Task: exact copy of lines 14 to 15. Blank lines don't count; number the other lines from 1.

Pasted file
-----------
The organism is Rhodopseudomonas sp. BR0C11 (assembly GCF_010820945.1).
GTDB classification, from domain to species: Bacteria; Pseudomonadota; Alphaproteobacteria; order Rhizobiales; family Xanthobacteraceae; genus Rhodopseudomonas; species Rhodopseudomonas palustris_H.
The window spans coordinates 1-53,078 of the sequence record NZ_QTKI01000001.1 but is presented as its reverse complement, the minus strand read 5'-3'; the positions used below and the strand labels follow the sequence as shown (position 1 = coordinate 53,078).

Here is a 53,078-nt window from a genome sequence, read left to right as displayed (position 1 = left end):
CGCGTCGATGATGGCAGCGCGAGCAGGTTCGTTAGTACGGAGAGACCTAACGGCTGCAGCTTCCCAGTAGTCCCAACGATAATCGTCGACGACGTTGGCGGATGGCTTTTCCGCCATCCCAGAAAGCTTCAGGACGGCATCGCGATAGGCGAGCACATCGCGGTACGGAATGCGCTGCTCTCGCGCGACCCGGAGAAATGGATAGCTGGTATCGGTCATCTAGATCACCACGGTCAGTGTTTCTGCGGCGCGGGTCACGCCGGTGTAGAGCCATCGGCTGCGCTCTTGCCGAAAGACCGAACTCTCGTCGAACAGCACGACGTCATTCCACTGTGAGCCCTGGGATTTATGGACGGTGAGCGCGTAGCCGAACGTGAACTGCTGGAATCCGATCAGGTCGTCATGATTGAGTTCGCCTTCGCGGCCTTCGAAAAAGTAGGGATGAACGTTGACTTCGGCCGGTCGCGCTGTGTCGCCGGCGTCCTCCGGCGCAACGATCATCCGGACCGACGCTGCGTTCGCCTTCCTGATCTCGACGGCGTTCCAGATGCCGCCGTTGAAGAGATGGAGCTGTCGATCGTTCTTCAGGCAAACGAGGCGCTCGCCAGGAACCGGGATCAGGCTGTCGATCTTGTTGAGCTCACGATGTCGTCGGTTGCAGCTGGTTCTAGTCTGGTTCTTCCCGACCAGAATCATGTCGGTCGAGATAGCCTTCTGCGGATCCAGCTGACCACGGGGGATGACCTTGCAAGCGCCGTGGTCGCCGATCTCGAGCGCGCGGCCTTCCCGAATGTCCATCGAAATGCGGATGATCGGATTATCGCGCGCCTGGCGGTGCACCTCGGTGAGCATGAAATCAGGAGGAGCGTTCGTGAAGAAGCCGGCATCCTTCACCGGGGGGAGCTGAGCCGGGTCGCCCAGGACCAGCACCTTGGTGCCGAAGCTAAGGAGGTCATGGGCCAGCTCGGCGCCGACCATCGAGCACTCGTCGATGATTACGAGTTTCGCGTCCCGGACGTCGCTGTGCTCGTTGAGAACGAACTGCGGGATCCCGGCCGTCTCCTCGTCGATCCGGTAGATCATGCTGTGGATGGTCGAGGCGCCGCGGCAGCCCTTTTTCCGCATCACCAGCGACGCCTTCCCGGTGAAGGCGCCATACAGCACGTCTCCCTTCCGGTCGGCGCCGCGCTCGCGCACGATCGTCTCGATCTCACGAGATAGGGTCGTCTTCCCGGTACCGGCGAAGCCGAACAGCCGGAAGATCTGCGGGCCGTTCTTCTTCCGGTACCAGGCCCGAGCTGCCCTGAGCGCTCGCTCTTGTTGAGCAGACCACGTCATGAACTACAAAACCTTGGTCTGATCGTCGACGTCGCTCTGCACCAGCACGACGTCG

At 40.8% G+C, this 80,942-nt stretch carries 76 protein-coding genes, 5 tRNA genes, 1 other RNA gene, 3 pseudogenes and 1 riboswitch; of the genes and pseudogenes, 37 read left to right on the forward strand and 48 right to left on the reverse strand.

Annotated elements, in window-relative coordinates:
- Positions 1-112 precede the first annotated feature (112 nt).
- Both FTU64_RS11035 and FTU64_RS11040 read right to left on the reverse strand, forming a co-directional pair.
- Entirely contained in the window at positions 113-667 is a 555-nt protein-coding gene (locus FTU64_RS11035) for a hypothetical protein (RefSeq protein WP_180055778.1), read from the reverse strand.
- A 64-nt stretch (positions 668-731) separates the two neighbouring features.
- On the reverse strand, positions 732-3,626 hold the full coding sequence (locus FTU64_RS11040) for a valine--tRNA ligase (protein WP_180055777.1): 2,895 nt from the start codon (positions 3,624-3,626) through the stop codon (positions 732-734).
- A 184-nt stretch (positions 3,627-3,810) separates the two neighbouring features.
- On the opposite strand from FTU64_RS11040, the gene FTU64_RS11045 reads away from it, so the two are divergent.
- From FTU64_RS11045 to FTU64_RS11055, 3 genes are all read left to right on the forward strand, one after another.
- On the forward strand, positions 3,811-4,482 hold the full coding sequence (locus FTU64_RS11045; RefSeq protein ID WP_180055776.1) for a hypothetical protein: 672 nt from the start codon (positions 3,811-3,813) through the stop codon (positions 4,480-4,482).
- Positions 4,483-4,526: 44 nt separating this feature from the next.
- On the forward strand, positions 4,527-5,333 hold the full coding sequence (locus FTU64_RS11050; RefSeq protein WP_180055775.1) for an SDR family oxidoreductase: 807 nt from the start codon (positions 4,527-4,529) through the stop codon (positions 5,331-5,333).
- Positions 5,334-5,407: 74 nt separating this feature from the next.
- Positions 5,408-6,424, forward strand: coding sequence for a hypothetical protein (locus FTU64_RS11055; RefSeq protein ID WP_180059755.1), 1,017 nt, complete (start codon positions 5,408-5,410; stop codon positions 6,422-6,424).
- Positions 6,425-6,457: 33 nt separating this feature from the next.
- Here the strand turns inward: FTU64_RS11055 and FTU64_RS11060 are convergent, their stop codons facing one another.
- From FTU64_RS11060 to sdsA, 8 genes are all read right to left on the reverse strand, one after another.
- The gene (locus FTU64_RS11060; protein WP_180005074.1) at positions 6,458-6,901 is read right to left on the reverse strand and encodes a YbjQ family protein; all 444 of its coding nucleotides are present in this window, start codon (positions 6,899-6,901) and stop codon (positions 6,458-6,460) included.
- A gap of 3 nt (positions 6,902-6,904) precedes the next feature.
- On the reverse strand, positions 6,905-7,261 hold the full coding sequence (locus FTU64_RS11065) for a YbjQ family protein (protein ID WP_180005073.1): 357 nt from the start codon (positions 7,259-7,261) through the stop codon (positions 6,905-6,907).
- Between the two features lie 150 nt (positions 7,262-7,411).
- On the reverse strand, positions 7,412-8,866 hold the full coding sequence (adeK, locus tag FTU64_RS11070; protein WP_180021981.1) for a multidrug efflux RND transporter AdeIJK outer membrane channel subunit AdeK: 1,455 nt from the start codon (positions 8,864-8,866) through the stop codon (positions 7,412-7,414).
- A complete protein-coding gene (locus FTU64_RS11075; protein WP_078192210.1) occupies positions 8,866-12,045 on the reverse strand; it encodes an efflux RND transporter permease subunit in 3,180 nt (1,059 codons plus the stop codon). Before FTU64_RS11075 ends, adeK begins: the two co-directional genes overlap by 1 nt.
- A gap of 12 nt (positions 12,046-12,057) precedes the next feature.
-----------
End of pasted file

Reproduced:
- On the opposite strand from FTU64_RS11040, the gene FTU64_RS11045 reads away from it, so the two are divergent.
- From FTU64_RS11045 to FTU64_RS11055, 3 genes are all read left to right on the forward strand, one after another.